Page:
OCRA Students Launch Village of Larchmont App

To fill the communication gap between local government and residents, MHS OCRA students utilize technology.


Fatimah Khan

The home page of the new Village of Larchmont app, created by MHS OCRA students.

Rebecca Herzberg, Formatting Managing Editor

On January 15, 2021, MHS seniors Calle Harwin, Kate Coughlin, Halle Myers, Samantha Murabito, Sydney Grodin, and Jacobi Kandel from the Original Civic Research and Action (OCRA) program released the Village of Larchmont App, the product of three years of development, hard work, and perseverance. The idea for this app came during the students’ sophomore year when their OCRA class conducted a community concerns survey that yielded surprising and intriguing results. A significant number of community members felt that the local government did not communicate well with its citizens. Coughlin says that it quickly became clear that “communication between residents and local officials was a very prominent issue in the area.” This information inspired these six OCRA students to develop a solution in the form of an app. 

The content of the app is based on the Village’s website which includes information about the local government, public services, parking, and other resources relevant to the community. It also includes information collected from a series of meetings with the Village Board and community leaders. Once this information was gathered, the six students worked alongside Mr. Sammartano, the technology coach for MHS and Hommocks, to translate their ideas and data directly from Google Sheets to an app using the Glide program – a platform which enables users to build apps quickly. “We could not have made this app without [Mr. Sammartano’s] help. He was with us throughout every stage of creating the app – from choosing colors and fonts all the way to launch day” reflects Harwin. All six students are extremely grateful for his guidance throughout this process.

Prior to the creation of the app, the primary means of communication between the local government and community was the Village of Larchmont website. However, the Village’s website can be difficult to navigate, so these students decided that an app would be the perfect remedy.  “Apps are handier and more convenient” explains Murabito. The app provides a simpler means of information delivery through a modern platform. Coughlin describes it as a “newer, easier [way] for residents to learn about what’s going on in their community.” It should not be difficult to find the dates of different town events or basic news updates but on the Village website, it often is. Fortunately, this new app effectively solves this issue.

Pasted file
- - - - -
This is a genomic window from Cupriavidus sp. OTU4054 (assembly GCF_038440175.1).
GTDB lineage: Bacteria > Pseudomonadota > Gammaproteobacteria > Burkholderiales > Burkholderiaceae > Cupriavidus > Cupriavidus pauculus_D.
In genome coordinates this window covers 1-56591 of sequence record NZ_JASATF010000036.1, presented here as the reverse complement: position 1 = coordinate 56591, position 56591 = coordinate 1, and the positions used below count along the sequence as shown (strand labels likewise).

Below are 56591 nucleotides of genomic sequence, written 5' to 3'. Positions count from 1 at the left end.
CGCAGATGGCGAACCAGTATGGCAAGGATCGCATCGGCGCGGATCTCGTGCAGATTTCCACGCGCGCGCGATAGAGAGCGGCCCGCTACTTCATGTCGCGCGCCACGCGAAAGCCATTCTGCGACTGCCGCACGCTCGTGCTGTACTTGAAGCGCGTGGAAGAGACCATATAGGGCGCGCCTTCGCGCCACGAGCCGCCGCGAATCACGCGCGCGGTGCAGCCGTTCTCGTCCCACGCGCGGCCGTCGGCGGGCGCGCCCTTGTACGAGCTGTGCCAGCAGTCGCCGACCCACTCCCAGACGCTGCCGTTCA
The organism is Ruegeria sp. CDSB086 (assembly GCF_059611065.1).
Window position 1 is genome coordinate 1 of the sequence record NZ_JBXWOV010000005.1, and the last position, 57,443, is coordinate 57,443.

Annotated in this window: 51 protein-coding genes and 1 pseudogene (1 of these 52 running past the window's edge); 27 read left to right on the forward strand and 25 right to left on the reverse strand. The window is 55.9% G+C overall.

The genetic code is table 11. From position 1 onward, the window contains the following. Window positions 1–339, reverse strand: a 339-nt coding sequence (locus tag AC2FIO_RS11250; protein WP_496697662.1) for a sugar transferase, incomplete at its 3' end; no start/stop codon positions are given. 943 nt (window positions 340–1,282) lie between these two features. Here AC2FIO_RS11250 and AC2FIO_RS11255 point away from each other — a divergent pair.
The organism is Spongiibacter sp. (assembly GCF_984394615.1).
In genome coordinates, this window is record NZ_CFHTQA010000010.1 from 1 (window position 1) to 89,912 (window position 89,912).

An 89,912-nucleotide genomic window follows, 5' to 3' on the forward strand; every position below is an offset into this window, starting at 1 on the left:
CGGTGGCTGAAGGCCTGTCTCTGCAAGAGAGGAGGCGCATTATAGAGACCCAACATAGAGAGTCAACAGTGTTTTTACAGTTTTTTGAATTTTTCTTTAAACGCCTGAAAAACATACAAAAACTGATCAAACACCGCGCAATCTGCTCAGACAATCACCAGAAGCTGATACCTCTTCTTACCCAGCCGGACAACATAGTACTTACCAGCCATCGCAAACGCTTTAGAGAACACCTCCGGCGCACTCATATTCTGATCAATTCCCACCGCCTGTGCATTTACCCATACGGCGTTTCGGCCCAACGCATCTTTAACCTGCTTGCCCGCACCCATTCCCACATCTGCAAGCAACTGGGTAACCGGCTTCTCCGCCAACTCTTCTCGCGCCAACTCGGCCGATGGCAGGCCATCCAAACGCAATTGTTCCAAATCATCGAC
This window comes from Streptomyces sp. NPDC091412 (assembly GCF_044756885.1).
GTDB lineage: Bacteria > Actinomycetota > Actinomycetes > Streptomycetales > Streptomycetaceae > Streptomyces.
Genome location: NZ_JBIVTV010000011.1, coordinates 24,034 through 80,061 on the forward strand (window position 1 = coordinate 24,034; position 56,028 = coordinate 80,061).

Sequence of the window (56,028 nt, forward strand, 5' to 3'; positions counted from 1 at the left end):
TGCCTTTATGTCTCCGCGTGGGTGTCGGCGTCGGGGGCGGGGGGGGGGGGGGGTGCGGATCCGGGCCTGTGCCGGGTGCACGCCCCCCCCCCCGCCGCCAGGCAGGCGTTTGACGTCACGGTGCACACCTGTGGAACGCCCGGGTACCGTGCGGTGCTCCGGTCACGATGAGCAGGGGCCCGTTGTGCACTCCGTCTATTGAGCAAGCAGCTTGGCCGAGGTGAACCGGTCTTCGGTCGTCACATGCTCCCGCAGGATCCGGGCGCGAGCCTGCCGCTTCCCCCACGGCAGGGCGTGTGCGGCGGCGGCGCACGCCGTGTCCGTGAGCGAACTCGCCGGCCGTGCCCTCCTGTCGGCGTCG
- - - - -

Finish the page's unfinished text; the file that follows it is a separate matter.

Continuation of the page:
Harwin describes a multitude of reasons why residents should download this app. “It is an easy and informative product about the Village of Larchmont” because it strategically lays out information and resources in an understandable and accessible manner. Also, users will “always be informed on upcoming events and news” within the Village. An additional aspect of the app is that it creates a sense of connection between residents and their local government representatives. If interested, community members can “see who is running the Village government and learn a little more about them.” In a time where interaction and connection have become much more appreciated, this part of the app provides a great way to learn about and connect with community members. 

Although this app is specific to the Village of Larchmont, it can be useful for residents of nearby municipalities since many programs overlap. The app includes a variety of resources such as a news bulletin, a calendar for town events and meetings, contact information for municipal services, information about Village officials, and more. If you are interested in exploring or downloading the app, click here. If you would like to watch a quick instructional video on how to download the app, click here.